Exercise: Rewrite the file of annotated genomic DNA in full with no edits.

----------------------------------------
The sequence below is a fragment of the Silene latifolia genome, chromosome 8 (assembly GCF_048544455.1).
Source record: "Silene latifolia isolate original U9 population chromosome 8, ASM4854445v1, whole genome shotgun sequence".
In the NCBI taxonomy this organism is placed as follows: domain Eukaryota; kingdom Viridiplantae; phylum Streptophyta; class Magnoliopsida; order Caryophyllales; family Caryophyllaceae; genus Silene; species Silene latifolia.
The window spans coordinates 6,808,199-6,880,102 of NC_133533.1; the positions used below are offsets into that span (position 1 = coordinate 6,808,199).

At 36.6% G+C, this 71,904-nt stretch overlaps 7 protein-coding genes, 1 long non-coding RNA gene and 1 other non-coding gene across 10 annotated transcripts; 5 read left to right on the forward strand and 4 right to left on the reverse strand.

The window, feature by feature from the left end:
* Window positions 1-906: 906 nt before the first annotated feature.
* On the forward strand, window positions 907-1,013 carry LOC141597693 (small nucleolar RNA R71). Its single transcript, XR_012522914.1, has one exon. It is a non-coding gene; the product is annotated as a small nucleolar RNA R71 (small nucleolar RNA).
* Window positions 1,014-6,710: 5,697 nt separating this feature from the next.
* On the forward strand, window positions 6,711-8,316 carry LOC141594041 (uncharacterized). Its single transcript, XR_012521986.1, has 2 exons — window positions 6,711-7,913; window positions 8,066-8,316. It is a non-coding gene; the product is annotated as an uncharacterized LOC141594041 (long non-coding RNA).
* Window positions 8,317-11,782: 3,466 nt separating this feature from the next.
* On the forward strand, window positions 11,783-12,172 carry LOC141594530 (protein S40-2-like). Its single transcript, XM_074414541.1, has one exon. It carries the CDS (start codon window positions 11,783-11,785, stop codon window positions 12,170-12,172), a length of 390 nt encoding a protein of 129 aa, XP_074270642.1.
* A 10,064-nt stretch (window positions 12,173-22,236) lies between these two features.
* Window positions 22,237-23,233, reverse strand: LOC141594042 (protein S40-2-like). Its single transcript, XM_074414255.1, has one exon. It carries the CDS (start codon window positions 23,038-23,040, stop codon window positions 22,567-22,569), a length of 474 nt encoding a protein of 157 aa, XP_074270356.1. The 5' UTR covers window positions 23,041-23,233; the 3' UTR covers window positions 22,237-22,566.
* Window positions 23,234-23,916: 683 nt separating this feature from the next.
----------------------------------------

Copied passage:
The sequence below is a fragment of the Silene latifolia genome, chromosome 8 (assembly GCF_048544455.1).
Source record: "Silene latifolia isolate original U9 population chromosome 8, ASM4854445v1, whole genome shotgun sequence".
In the NCBI taxonomy this organism is placed as follows: domain Eukaryota; kingdom Viridiplantae; phylum Streptophyta; class Magnoliopsida; order Caryophyllales; family Caryophyllaceae; genus Silene; species Silene latifolia.
The window spans coordinates 6,808,199-6,880,102 of NC_133533.1; the positions used below are offsets into that span (position 1 = coordinate 6,808,199).

At 36.6% G+C, this 71,904-nt stretch overlaps 7 protein-coding genes, 1 long non-coding RNA gene and 1 other non-coding gene across 10 annotated transcripts; 5 read left to right on the forward strand and 4 right to left on the reverse strand.

The window, feature by feature from the left end:
* Window positions 1-906: 906 nt before the first annotated feature.
* On the forward strand, window positions 907-1,013 carry LOC141597693 (small nucleolar RNA R71). Its single transcript, XR_012522914.1, has one exon. It is a non-coding gene; the product is annotated as a small nucleolar RNA R71 (small nucleolar RNA).
* Window positions 1,014-6,710: 5,697 nt separating this feature from the next.
* On the forward strand, window positions 6,711-8,316 carry LOC141594041 (uncharacterized). Its single transcript, XR_012521986.1, has 2 exons — window positions 6,711-7,913; window positions 8,066-8,316. It is a non-coding gene; the product is annotated as an uncharacterized LOC141594041 (long non-coding RNA).
* Window positions 8,317-11,782: 3,466 nt separating this feature from the next.
* On the forward strand, window positions 11,783-12,172 carry LOC141594530 (protein S40-2-like). Its single transcript, XM_074414541.1, has one exon. It carries the CDS (start codon window positions 11,783-11,785, stop codon window positions 12,170-12,172), a length of 390 nt encoding a protein of 129 aa, XP_074270642.1.
* A 10,064-nt stretch (window positions 12,173-22,236) lies between these two features.
* Window positions 22,237-23,233, reverse strand: LOC141594042 (protein S40-2-like). Its single transcript, XM_074414255.1, has one exon. It carries the CDS (start codon window positions 23,038-23,040, stop codon window positions 22,567-22,569), a length of 474 nt encoding a protein of 157 aa, XP_074270356.1. The 5' UTR covers window positions 23,041-23,233; the 3' UTR covers window positions 22,237-22,566.
* Window positions 23,234-23,916: 683 nt separating this feature from the next.